Monday, 28 January 2008

Bali Summit, Nepal and a Rethink on the Kyoto protocol

By Surya B. Prasai, the USA

In Nepal´s case, there appears to be little significant benefit to achieve sustainable development even after signing the Protocol, since it has little control effect over its environmental future, situated as it is between two huge economic giants that have a transferable, cross- emission effect caused by rapid industrialization and unsurpassed economic growth which has its sponge effect on our daily lives.For much of the first week of December 2007 and the next, UN and international climate change officials and experts gathered in Bali , Indonesia for highly contentious talks on a replacement to the Kyoto Protocol. The organizing officials were distributing speculative media clips to the international press that not all the 190 countries of the world attending the 12-day meeting might end up being happy in the end. Ban Ki-Moon, UN Secretary General, on the other hand felt time was really running out in the fight against global warming. "We have read the science. Global warming is real, and we are the prime cause. Our job in Bali and beyond is to shape this nascent global transformation – to open the door to the age of green economics and green development," he said with some speculative reasoning. But unfortunately, within the Kyoto Protocol, what is still missing is a global framework within which the planet´s people can coordinate their efforts to fight climate change scientifically or measurably. Climate change if unchecked will be the main cause of another major world war according to the doomsday forecasters, leading to huge unchecked mass migration, depletion of agricultural land to rising water levels in coastal areas and oceans, melting of the Himalayan glaciers and the Polar ice caps, and the scarcity of water itself with soaring temperatures by the time the next generation reaches adulthood. It is already happening in most parts of the world and the world is already fighting to store limited resources including oil. The United Nations Environmental Programmed believes a third of our plant and animal species will vanish and large parts of Africa and Central Asia will go barren. But lost in these bad news of course is the good, which according to the summit organizers means, reversing some of the effects at far less cost than most of us can imagine. "We're already seeing many of the impacts of climate change," Yvo de Boer, head of the UN climate change secretariat, stated. "The world is on a very dangerous path, but it is still manageable." The conference, which began on December 3, attempted to kick start talks over the Kyoto Protocol which is due to expire in 2012. A new agreement must be concluded within two years to give countries time to ratify it and ensure an uninterrupted transition, which at best is difficult. "There is a very clear signal from the scientific community that we need to act on this issue," states de Boer added, "We have to turn the trend of global emissions in the next 10 to 15 years." But how? Why the uncontrolled global warming despite the Kyoto Protocol, which Nepal, a fragile eco-state had also ratified? The fact is, the Protocol which is the baby of the 1997 UN conference held in Kyoto, Japan , requires nations to reduce carbon dioxide and other heat-trapping gasses emitted by power plants and other industrial, agricultural and transportation sources to at least five per cent below 1990 levels by 2008-12, which is well nigh impossible. A total of 174 nations have ratified the pact, none have achieved it. The UNFCC has even divided countries into developed and developing nations. Not all have the same commitments, the EU, for example, which negotiates as a bloc, has committed itself to reducing greenhouse gas emissions by at least 20 per cent by 2020 compared with 1990 levels. If taken together, the limits would reduce overall emissions of six greenhouse gases from these countries by approximately 5 per cent below 1990 levels before 2012. A relatively small reduction in percentage but a huge step for the world´s environmental scientists since Europe is the world´s leading economic power house and industrial belt. Similarly, of the three dozen industrially developed nations that have signed it, the US and China , the world's biggest greenhouse gas emitters, continued remaining outside. Prospects for a global deal were only boosted recently when Kevin Rudd, whose party swept to power in Australia , immediately put signing the Kyoto pact at the top of his international agenda. Australia had previously refused to sign the agreement. Also, President George Bush from the US who opposed Kyoto as a threat to US economic growth had recently suggested the US would take part beyond 2012, since the US has its own internal environmental safeguards that exceed the Kyoto standards. "We'd like to see consensus on the launch of negotiations. We want to see a Bali roadmap," said Paula Dobriansky, US Undersecretary of State for Democracy and Global Affairs earlier on in the meeting. "We will go to Bali with openness, flexibility." The Americans were watching closely and consciously what Japan , China , India and the European Bloc werel actually commit themselves to at Bali . But will the Bali meeting achieve anything in the end? Indeed Kyoto Protocol analysts are apt to believe that its signatory status appears advantageous to developed nations to meet their emission reduction targets at lower abatement expenditures. However the question is, will the emission reduction burden be equitably shared between the developed and the developing countries despite the end consensus? An MIT study shows, under the present Kyoto commitment, per capita emissions are reduced by 14% on a global scale, however reduction is less severe in developed countries. At one extreme is Japan , where per capita emissions would be less only by 2.7% because it will import 92% of its emission reduction obligation. On the other hand, per capita carbon emission reduction is 18% in developing countries. Therefore, neither the Kyoto commitments nor the scope of trading do much to change the ratio of emissions per capita between the industrialized and the developing economies of the world, all are polluters to the first degree. Again, if the US and China are to be considered the two worst global polluters given their advanced industrial ´burn out" effect, both are also environmentally conscious countries that do not have to go by the Kyoto Protocol. For instance, in the US, the Environmental Protection Agency has rigid pollution standards that still makes America one of the world´s environmentally cleanest countries going by the principal of "polluters pay first´. Businesses in many parts of America are adhering to clear public policies on climate change, regardless of what form they might take – regulation, emission caps, efficiency guidelines or just basic industrial licensing ground rules. This is equally true of countries such as France , Germany and Russia that have environmental friendly ´recyclable´ economies that are still considered highly energy efficient and clean.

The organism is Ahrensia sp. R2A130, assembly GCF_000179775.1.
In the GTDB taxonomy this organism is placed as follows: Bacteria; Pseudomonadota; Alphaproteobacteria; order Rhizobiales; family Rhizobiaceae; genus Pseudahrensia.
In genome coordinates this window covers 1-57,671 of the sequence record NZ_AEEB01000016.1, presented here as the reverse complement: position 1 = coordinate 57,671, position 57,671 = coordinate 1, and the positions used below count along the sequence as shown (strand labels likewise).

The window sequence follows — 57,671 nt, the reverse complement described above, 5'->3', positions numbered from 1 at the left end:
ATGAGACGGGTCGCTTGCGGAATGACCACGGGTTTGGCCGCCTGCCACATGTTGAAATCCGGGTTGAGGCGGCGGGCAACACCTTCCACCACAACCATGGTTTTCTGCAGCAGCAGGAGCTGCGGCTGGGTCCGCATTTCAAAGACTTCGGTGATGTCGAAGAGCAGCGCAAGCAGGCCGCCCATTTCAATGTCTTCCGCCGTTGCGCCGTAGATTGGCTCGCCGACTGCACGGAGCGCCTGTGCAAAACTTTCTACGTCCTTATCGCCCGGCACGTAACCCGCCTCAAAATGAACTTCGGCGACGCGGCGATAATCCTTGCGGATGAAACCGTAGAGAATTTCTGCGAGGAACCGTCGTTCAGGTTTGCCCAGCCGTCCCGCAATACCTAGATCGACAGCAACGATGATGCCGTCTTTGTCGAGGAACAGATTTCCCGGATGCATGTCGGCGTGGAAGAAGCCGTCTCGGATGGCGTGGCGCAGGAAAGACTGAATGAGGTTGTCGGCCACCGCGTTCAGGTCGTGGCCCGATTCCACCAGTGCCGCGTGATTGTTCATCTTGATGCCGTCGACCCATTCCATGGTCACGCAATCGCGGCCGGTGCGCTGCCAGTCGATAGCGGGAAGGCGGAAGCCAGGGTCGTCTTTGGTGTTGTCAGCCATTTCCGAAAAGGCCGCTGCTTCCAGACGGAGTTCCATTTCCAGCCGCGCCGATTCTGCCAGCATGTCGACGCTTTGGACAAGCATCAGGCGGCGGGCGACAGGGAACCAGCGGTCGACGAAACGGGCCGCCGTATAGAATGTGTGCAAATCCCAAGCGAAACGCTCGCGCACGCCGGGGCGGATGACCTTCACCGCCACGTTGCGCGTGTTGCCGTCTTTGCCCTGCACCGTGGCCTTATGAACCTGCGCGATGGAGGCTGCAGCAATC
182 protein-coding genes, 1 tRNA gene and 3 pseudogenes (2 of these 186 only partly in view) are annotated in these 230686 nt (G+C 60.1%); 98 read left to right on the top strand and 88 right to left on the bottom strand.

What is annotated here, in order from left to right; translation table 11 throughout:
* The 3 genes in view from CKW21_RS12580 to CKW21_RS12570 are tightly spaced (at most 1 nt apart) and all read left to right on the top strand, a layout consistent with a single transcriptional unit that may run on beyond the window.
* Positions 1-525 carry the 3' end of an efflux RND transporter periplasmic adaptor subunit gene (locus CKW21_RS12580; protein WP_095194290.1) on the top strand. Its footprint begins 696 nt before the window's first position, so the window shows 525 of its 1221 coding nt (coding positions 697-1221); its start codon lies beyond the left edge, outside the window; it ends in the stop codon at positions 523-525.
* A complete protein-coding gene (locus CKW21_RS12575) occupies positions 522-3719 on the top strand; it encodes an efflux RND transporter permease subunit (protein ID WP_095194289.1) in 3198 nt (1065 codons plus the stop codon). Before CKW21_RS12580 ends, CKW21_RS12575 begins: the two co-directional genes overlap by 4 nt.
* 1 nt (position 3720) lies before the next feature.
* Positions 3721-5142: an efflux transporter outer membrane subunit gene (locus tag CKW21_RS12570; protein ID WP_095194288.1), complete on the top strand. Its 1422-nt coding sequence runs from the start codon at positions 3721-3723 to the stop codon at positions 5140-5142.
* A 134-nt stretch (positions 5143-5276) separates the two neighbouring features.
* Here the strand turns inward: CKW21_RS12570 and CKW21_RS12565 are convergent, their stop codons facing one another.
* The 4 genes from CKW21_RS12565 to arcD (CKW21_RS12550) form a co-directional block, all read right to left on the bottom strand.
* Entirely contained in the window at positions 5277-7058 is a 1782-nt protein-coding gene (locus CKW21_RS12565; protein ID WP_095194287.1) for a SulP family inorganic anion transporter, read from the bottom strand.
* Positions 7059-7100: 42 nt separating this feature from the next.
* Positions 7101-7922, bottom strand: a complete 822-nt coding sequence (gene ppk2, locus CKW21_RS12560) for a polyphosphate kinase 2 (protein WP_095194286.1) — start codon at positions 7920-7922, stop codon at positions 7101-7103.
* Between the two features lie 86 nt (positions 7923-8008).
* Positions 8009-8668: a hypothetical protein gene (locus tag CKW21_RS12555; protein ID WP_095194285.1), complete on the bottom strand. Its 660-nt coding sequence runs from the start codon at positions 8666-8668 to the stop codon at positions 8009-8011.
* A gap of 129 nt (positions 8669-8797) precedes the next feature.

For the other great "polluter" China , it too is moving fast on the environment at least much faster than the UN which compulsively needs to go around persuading global signatories at every major summit. Just last week, senior Beijing officials stated that China would do more to strengthen its existing domestic targets to improve energy efficiency and curb greenhouse gas emissions, if other world powers shared relevant technologies. "If help is forthcoming, if international cooperation is as it should be, we will definitely do more," Yu Qingtai, a climate change negotiator said. UN Secretary General Ban Ki-Moon too believes that China is sincere in its efforts," Much is made of the fact that China is poised to surpass the United States as the world´s largest emitter of greenhouse gases. But lesser is made known of its efforts to confront grave environmental problems such as an investment track fund of US$ 10 billion in renewable energy, second only to Germany, and its commitment to reduce energy consumption (pre unit of gross domestic product) by 20 percent over five years, at par with Europe´s commitment to a 20 percent reduction in greenhouse gas emissions by 2020". And what about countries such as Nepal which eventually live to think of that day when there will be no more snow in the Himalayas and the rivers run dry? Nepal 's environment has already suffered the effects of a bad socio-economic regression period that is the 10 year civil conflict that ended only recently. But more acute problems have been the agricultural encroachment, deforestation and consequent soil erosion, contamination of the water supply, and unsurpassed migration into mid-hill townships and cities that has put local environmental pressures. Do note this: between the mid-1960s and the late 1970s, forestland lessened from 30% to 22% in total acreages since firewood was then over 90% of Nepal 's fuel requirement source. Soil erosion is causing the loss of about 240 million cu m of topsoil each year. The Food and Agricultural Organization of the UN estimates that at the present rate of depletion, the forests will be virtually wiped out by 2015. Air and water pollution are also significant environmental problems in Nepal , airline pilots complain that Kathmandu valley is always covered with a layer of air pollution. According to United Nations sources, Nepal produces 18,000 tons of carbon monoxide and 3,300 tons of hydrocarbons per year. Roughly one-third of the nation's city inhabitants and two-thirds of all rural dwellers do not have pure water, and the use of contaminated drinking water creates a health hazard. Untreated sewage is a major pollution factor: the nation's cities produce an average of 0.7 million tons of solid waste per year. Nepal ´s pro-green environment lobby has estimated that in 2007, 34 of Nepal 's mammal species and 42 of its bird species were endangered, as were 11 plant species. Some of the animal species classified as endangered in Nepal include the snow leopard, tiger, Asian elephant, pygmy hog, great Indian rhinoceros, Assam rabbit, swamp deer, wild yak, chir pheasant, and gavial. No one has done an accurate study to date. Delegates at the UN's climate change conference in Bali are worried about these types of depletion as well, not just the exchange of carbon emissions and allocating country points, or whether cuts in carbon emissions should be mandatory or voluntary, or how by reducing deforestation, poor countries might be less hit by worsening droughts, floods and violent storms. Clearly, the answer to the future is that alternate global energy demands must be met, and it can be met by deploying half of the existing technology in the developed countries to the developing world, even with a neat profit sum of 10% or more according to the Intergovernmental Panel on Climate Change, the UN affiliated scientific body that recently shared the Nobel Peace prize. UNEP believes that the global investment in zero sum greenhouse energy could reach $ 1.9 trillion by 2020, enough seed money and a safe transitional period for a wholesale re-configuration of global industry that favors Green economics. While the Bali Summit sought to unite rich and poor nations to fight global warming and could shape global climate change policy for years to come, one should not forget the main thrust of the conference which was to find a follow-on agreement to the Kyoto Protocol. The Kyoto protocol clearly states that countries overshooting their targets in 2012 will have to make both the promised cuts and 30 percent more in a second period from 2013. But the UNFCC's developing nations do not have legally binding targets to reduce their greenhouse gasses during the 2008-12 commitment periods. The predictable outcome at Bali thus was a refusal to accept mandatory emissions targets. Countries that are considered the new global power houses such as China and India, already oppose measures that might impinge on their efforts to tackle poverty and this might have a sweeping influence in Bali since both countries have long been influencing the voice of other developing countries in stating that it should be that county´s individual voice and no one else´s in acceding to binding emissions quotas, and it should not be at the cost of perpetuating poverty and economic stagnation. While both developed and developing countries are able to earn credits, known as the Clean Development Mechanism (CMD), to offset against their targets by funding clean technologies such as solar power used in both groups, poorer countries such as Nepal can only wish that through Bali, the world´s environmental experts can reach some agreement on what is more important than monitoring CDM alone. In Nepal´s case, there appears to be little significant benefit to achieve sustainable development even after signing the Protocol, since it has little control effect over its environmental future, situated as it is between two huge economic giants that have a transferable, cross- emission effect caused by rapid industrialization and unsurpassed economic growth which has its sponge effect on our daily lives. Nevertheless Nepal ´s ratification to the Kyoto Protocol is its commitment to safeguard the environment for the future generations that will inherit this land. (The author is an independent global strategic communications, media and international development consultant based in Maryland , US and cab be reached at